Re-post from the blog
If you’ve ever done any research on search engine optimization, you’ve probably come across mentions of the H1 tag. But what is the H1 tag, where does it show up, and how should you actually use it to make your site better?
In this post, I’ll get into some best practices for using your H1 tags to improve your site’s search engine optimization and user experience.
What Is the H1 Tag And Where Does It Show Up on WordPress?
I won’t belabor this point because I’m guessing most of our readers are already at least a little bit familiar with H1 tags. But just in case you’re not, here’s a speed refresher:
Headings, of which there are a number of different options, help you organize the content on your page. H1 (short for “heading 1”) is normally the largest heading, with each subsequent heading (H2, H3, etc.) decreasing in importance.
In nearly every WordPress theme that I’ve ever looked at, the H1 tag is automatically applied to the post or page title. For example, here’s a regular Divi post:
You can see that the title is wrapped in <h1>.
In the most basic sense, H1 tags tell both humans and search engine robots:
This is what this ENTIRE page is about.
H1 tags are not the same as the title tag that you’d set with an SEO plugin like Yoast. The title tag is what Google uses in its search results, whereas the H1 tag is strictly an on-page element.
Why and When Is It Important to Use H1 Tags?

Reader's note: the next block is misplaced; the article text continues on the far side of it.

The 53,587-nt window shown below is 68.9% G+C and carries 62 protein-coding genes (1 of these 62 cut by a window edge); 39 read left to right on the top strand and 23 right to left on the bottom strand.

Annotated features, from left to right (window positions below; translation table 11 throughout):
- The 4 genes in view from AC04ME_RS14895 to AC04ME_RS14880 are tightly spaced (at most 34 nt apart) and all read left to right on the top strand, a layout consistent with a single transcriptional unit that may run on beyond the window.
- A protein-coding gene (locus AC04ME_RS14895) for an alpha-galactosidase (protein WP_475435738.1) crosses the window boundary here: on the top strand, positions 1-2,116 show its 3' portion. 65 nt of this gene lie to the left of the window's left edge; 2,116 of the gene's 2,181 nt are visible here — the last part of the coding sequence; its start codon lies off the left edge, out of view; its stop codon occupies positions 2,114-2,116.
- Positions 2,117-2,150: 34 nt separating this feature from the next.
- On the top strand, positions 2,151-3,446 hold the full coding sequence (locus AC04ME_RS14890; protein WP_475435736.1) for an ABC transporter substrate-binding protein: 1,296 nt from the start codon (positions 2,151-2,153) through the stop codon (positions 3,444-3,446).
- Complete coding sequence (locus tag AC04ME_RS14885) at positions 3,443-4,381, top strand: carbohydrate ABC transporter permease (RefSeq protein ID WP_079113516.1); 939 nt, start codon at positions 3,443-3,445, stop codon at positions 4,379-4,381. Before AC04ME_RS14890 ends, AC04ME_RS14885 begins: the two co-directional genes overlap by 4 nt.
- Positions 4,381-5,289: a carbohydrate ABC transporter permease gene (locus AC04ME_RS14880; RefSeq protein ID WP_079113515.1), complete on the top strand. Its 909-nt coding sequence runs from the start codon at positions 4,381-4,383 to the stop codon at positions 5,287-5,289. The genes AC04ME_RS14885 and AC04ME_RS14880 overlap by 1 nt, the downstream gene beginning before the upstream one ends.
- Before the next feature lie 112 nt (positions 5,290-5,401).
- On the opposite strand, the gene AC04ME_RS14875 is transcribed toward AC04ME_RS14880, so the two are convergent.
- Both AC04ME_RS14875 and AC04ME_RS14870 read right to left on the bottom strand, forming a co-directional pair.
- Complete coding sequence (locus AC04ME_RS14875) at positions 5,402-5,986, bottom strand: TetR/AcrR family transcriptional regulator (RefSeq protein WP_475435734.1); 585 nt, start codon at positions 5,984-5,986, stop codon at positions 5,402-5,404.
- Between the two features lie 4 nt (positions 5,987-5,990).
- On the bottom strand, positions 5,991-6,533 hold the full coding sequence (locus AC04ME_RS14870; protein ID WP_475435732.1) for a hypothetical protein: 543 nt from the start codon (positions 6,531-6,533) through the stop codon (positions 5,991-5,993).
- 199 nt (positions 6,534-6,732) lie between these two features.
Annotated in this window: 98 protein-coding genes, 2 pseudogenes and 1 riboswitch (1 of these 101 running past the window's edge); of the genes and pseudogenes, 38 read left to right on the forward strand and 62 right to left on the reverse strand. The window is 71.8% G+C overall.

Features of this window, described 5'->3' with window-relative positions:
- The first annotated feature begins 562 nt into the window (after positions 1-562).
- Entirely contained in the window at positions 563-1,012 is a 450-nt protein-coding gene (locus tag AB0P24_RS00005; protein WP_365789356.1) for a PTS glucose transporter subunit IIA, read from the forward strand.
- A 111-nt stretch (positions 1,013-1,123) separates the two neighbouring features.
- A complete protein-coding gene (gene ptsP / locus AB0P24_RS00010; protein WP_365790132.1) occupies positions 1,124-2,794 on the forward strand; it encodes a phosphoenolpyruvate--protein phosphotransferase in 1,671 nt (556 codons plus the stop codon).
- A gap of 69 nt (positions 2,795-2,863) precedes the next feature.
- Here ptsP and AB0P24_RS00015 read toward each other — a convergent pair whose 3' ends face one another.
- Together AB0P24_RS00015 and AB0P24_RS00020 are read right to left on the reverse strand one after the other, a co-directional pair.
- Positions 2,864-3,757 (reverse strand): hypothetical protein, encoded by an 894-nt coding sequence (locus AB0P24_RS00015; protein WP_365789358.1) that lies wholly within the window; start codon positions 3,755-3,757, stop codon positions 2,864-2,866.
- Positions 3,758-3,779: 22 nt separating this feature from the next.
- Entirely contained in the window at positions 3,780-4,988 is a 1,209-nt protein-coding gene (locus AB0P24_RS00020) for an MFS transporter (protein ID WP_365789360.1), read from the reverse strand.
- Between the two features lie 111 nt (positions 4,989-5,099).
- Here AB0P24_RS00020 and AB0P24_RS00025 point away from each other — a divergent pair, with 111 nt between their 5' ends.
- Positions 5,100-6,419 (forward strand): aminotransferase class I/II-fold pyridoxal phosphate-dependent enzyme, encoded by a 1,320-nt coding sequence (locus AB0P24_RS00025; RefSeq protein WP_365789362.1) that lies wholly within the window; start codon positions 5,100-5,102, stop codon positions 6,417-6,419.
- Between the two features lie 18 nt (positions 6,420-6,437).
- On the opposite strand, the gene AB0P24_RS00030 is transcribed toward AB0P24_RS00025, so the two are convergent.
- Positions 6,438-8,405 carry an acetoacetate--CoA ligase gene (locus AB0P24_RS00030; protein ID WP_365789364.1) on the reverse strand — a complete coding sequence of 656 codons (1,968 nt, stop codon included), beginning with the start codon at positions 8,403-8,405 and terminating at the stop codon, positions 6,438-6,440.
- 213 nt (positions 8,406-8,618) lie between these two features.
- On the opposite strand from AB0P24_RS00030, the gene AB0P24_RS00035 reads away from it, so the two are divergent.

H1 tags are important for two main reasons:
- User experience
- Search engine optimization (SEO)
To maximize these two areas, you should attempt to include an H1 tag on pretty much every page of your site. In fact, the vast majority of pages use an H1 tag – around 80% of first-page Google results have one.
H1 Tags Help Users Understand and Navigate Your Content
When a visitor lands on a page, they only hang around for 10-20 seconds unless the page has a “clear value proposition”.
Your H1 tag is what provides that clear value proposition and tells readers they’re at the right spot for what they’re looking for. In the words of Google itself, “Heading tags are an important website component for catching the user’s eye.”
Look at this post for an example – if you were looking for information on “how to use the H1 tag”, which page would make you more likely to stay around?
Page A: A page that just jumps straight into regular text:
Page B: A page that has a big ‘ole header like this:
The answer is clearly Page B, right?
And as a second consideration, H1 tags also make your site more accessible to people using screen readers.
H1 tags aren’t just about user experience, though. They also have an effect on search engine optimization, though not as much as they once did.
H1 Tags for Search Engine Optimization
In the past, H1 tags were considered an essential element of on-page SEO. Nowadays, though? If they do still have any effect, it’s limited.
To back me up on this one, I’m going to turn to Rand Fishkin of Moz:
I’d say H1 and H2 are best practices, but they are not going to transform or massively help your rankings. They’re not very well correlated with better rankings.
In fact, Moz had trouble noticing any difference between using H1 tags and just…making the text bigger without any H1 tag.
Interestingly – Moz actually practices what they preach here. If you look at the source code of their blog, you’ll see that Moz doesn’t use an H1 tag for their blog posts, instead opting to just make their H2 tag larger using CSS:
But while the H1 tag may not be as essential for on-page optimization as it once was, it’s still an important factor for a couple of reasons.